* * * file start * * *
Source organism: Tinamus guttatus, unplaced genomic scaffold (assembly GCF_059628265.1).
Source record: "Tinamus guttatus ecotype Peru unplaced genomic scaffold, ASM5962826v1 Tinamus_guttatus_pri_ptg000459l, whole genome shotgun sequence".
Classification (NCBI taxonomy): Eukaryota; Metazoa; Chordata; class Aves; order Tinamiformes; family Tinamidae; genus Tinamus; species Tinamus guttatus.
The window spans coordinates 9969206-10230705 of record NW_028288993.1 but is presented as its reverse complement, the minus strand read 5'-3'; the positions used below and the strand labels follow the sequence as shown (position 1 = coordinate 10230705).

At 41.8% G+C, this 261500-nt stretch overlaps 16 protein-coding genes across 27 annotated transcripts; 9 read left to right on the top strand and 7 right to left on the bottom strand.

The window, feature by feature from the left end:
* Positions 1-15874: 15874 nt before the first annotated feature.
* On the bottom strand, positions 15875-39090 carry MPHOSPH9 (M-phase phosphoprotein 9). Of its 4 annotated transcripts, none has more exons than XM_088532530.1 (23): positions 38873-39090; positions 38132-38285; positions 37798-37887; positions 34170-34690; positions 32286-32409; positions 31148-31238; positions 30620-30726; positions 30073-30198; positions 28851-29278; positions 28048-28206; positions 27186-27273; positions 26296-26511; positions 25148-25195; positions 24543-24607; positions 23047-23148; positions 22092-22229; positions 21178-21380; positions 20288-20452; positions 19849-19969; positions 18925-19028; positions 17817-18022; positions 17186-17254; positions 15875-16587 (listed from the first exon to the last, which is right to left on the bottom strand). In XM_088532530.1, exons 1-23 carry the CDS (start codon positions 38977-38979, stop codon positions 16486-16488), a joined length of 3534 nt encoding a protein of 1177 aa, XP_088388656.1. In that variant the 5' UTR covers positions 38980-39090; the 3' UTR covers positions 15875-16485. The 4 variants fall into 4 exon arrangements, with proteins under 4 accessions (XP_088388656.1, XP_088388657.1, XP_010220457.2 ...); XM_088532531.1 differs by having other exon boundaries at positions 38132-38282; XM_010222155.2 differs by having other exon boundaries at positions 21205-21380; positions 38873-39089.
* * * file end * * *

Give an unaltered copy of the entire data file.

Source organism: Tinamus guttatus, unplaced genomic scaffold (assembly GCF_059628265.1).
Source record: "Tinamus guttatus ecotype Peru unplaced genomic scaffold, ASM5962826v1 Tinamus_guttatus_pri_ptg000459l, whole genome shotgun sequence".
Classification (NCBI taxonomy): Eukaryota; Metazoa; Chordata; class Aves; order Tinamiformes; family Tinamidae; genus Tinamus; species Tinamus guttatus.
The window spans coordinates 9969206-10230705 of record NW_028288993.1 but is presented as its reverse complement, the minus strand read 5'-3'; the positions used below and the strand labels follow the sequence as shown (position 1 = coordinate 10230705).

At 41.8% G+C, this 261500-nt stretch overlaps 16 protein-coding genes across 27 annotated transcripts; 9 read left to right on the top strand and 7 right to left on the bottom strand.

The window, feature by feature from the left end:
* Positions 1-15874: 15874 nt before the first annotated feature.
* On the bottom strand, positions 15875-39090 carry MPHOSPH9 (M-phase phosphoprotein 9). Of its 4 annotated transcripts, none has more exons than XM_088532530.1 (23): positions 38873-39090; positions 38132-38285; positions 37798-37887; positions 34170-34690; positions 32286-32409; positions 31148-31238; positions 30620-30726; positions 30073-30198; positions 28851-29278; positions 28048-28206; positions 27186-27273; positions 26296-26511; positions 25148-25195; positions 24543-24607; positions 23047-23148; positions 22092-22229; positions 21178-21380; positions 20288-20452; positions 19849-19969; positions 18925-19028; positions 17817-18022; positions 17186-17254; positions 15875-16587 (listed from the first exon to the last, which is right to left on the bottom strand). In XM_088532530.1, exons 1-23 carry the CDS (start codon positions 38977-38979, stop codon positions 16486-16488), a joined length of 3534 nt encoding a protein of 1177 aa, XP_088388656.1. In that variant the 5' UTR covers positions 38980-39090; the 3' UTR covers positions 15875-16485. The 4 variants fall into 4 exon arrangements, with proteins under 4 accessions (XP_088388656.1, XP_088388657.1, XP_010220457.2 ...); XM_088532531.1 differs by having other exon boundaries at positions 38132-38282; XM_010222155.2 differs by having other exon boundaries at positions 21205-21380; positions 38873-39089.